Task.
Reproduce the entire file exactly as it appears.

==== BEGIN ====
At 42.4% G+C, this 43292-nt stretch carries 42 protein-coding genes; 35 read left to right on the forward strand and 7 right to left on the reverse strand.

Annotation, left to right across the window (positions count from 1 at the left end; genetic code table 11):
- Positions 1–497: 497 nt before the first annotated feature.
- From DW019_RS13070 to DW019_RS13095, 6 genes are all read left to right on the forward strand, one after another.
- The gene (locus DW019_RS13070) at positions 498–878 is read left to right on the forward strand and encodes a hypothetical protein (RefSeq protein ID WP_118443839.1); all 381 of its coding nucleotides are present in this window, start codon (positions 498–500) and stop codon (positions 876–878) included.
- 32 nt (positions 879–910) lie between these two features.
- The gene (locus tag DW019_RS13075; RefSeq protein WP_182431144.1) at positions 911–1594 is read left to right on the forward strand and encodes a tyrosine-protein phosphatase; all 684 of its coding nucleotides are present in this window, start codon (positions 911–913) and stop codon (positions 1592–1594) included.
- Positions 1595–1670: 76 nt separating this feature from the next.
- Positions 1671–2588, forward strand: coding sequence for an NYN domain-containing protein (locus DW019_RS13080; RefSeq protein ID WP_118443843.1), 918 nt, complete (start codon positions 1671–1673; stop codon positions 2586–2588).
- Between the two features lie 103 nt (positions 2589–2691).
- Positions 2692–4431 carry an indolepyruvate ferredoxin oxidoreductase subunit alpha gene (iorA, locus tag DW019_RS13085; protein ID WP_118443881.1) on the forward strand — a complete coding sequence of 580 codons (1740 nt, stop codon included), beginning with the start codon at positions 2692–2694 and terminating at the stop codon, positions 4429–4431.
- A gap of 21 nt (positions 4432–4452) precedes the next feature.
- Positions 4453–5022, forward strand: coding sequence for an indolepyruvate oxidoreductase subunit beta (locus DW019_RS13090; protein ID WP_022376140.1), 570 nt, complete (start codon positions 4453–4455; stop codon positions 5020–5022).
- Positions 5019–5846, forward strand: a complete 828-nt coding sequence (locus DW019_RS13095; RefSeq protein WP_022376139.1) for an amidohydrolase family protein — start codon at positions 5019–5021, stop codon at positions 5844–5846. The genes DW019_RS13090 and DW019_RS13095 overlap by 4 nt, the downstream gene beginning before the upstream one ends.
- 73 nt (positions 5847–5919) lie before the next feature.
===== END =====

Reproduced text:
At 42.4% G+C, this 43292-nt stretch carries 42 protein-coding genes; 35 read left to right on the forward strand and 7 right to left on the reverse strand.

Annotation, left to right across the window (positions count from 1 at the left end; genetic code table 11):
- Positions 1–497: 497 nt before the first annotated feature.
- From DW019_RS13070 to DW019_RS13095, 6 genes are all read left to right on the forward strand, one after another.
- The gene (locus DW019_RS13070) at positions 498–878 is read left to right on the forward strand and encodes a hypothetical protein (RefSeq protein ID WP_118443839.1); all 381 of its coding nucleotides are present in this window, start codon (positions 498–500) and stop codon (positions 876–878) included.
- 32 nt (positions 879–910) lie between these two features.
- The gene (locus tag DW019_RS13075; RefSeq protein WP_182431144.1) at positions 911–1594 is read left to right on the forward strand and encodes a tyrosine-protein phosphatase; all 684 of its coding nucleotides are present in this window, start codon (positions 911–913) and stop codon (positions 1592–1594) included.
- Positions 1595–1670: 76 nt separating this feature from the next.
- Positions 1671–2588, forward strand: coding sequence for an NYN domain-containing protein (locus DW019_RS13080; RefSeq protein ID WP_118443843.1), 918 nt, complete (start codon positions 1671–1673; stop codon positions 2586–2588).
- Between the two features lie 103 nt (positions 2589–2691).
- Positions 2692–4431 carry an indolepyruvate ferredoxin oxidoreductase subunit alpha gene (iorA, locus tag DW019_RS13085; protein ID WP_118443881.1) on the forward strand — a complete coding sequence of 580 codons (1740 nt, stop codon included), beginning with the start codon at positions 2692–2694 and terminating at the stop codon, positions 4429–4431.
- A gap of 21 nt (positions 4432–4452) precedes the next feature.
- Positions 4453–5022, forward strand: coding sequence for an indolepyruvate oxidoreductase subunit beta (locus DW019_RS13090; protein ID WP_022376140.1), 570 nt, complete (start codon positions 4453–4455; stop codon positions 5020–5022).
- Positions 5019–5846, forward strand: a complete 828-nt coding sequence (locus DW019_RS13095; RefSeq protein WP_022376139.1) for an amidohydrolase family protein — start codon at positions 5019–5021, stop codon at positions 5844–5846. The genes DW019_RS13090 and DW019_RS13095 overlap by 4 nt, the downstream gene beginning before the upstream one ends.
- 73 nt (positions 5847–5919) lie before the next feature.